Fans at Pepsi Center on Wednesday night got to see a valiant, come-from-behind effort that culminated in the Colorado Avalanche’s 3-2 victory over the Montreal Canadiens.
Jarome Iginla scored two goals—three if you think the one waved off should have counted—and Erik Johnson netted a shorthanded marker to seal the win.
What those in attendance didn’t see was a bit of outstanding hospitality, as Avalanche captain Gabriel Landeskog welcomed the first iteration of Landy’s Friends to the game.
“I’m excited that last night was the first night for Landy’s Friends,” the 23-year-old Swede said of his newest endeavor. “It’s an opportunity for myself to help out kids in different organizations through Kroenke Sports Charities. We have kids and various guests come to home games, and I’m able to put them up in a suite and they all get a Landeskog jersey and get to watch the Avs. The goal is to be able to meet them after the game and sign some autographs and take some pictures.”
In all, 20 special guests—most of them kids—from Shopneck Boys and Girls Club were invited by Landeskog to see Colorado top the Canadiens. They enjoyed dinner in a private suite, received authentic No. 92 sweaters and cheered the Avalanche to victory. The guests were chosen for their outstanding behavior and commitment to community service.
“I think it’s a great opportunity to be able to help out in a way like that and to introduce kids to this great sport that we have here,” said Landeskog. “I think hockey is such a tremendous sport to watch live. Once you see it one time, you’re hooked. It’s a lot more fun live than watching it on TV.
“It’s great to be able to bring these kids out to a game. As a professional athlete, I think we have the responsibility to help out in the community and to do things like this. It’s something that I feel very fortunate to be able to do.”
The concept is something that the Colorado forward had been wanting to do for a while, but things didn’t come together until just before the start of the 2015-16 season.
“It’s something I’ve been wanting to do for a long time, and this summer we worked hard on it, my team and I did,” he said. “Hopefully we can continue to do it for many more games to come. I think we’re doing it six more times this season, and we’re hoping to do it for quite a handful of home games in the future. The goal is just to get some people to the games, whether it’s kids from the hospital that might need that support or from the community. I’m looking forward to doing a lot more work with it.”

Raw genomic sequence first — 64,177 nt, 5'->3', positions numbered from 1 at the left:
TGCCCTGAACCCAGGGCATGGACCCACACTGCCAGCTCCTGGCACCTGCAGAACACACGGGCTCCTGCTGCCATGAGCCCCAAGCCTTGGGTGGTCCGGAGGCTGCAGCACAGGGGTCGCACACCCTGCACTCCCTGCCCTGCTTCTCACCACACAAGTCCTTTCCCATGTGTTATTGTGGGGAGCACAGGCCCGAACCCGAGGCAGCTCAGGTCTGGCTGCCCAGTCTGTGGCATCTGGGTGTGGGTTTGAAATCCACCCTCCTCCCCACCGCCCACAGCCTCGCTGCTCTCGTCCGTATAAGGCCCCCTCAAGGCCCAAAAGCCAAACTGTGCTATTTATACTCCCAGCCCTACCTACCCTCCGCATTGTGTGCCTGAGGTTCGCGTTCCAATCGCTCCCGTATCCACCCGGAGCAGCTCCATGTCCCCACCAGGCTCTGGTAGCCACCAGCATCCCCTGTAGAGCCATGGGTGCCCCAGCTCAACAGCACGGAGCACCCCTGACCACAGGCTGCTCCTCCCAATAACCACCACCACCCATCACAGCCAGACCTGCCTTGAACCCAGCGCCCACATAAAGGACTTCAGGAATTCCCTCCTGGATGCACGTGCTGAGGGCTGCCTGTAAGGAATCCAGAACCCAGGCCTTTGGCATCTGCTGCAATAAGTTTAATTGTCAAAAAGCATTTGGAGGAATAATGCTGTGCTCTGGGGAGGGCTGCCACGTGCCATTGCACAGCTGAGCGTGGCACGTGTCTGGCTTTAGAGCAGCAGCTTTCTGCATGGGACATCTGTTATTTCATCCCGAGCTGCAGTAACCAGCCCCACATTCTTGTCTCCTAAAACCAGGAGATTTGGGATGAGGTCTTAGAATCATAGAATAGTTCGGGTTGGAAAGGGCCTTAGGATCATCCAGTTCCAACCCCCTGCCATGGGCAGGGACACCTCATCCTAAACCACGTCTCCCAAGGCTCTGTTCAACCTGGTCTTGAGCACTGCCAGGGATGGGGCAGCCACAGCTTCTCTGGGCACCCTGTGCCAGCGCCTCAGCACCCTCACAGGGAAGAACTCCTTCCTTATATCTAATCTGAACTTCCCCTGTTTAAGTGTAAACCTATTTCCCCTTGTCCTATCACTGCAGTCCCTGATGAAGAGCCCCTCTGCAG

Landeskog also sees the Landy’s Friends initiative as a chance to shape future generations into compassionate citizens.
“The whole Landy’s Friends suite is in conjunction with my work through the Friends anti-bullying organization,” he said. “The goal is for kids to come to the box and learn a little bit about Friends as well. Everyone can learn about how to treat each other with respect, and it’s something that kind of goes hand in hand with what Friends is trying to do. With these kids, obviously they experience watching hockey and coming to the Pepsi Center, but they also get to learn about Friends and how important that is to me. Hopefully they can learn from it.
“Representatives from Friends will be there to talk to them and really just be ambassadors for the anti-bullying organization.”
Aside from the unique experience of being the special guest of the Avalanche’s captain, taking in a game in a private suite and getting free gear, Landy’s Friends is an opportunity for Landeskog to connect with the local community.
“We didn’t get to meet them last night. It got a little late after the game, and unfortunately they had to leave,” Landeskog said. “But in the future, I’m hoping to be able to go up and say hi in the box and take some pictures and stuff. I’m looking forward to it.
“If they don’t get hooked on hockey, at least it’s a memory of a lifetime.”
Wednesday night was the start of something great for both Landeskog and Colorado, and it will only get better.
“We’re looking forward to continuing to build it and to getting bigger and bigger,” he said. “We want to get as many kids as possible from a bunch of different organizations into Pepsi Center.”
Learn more about the anti-bullying group Friends.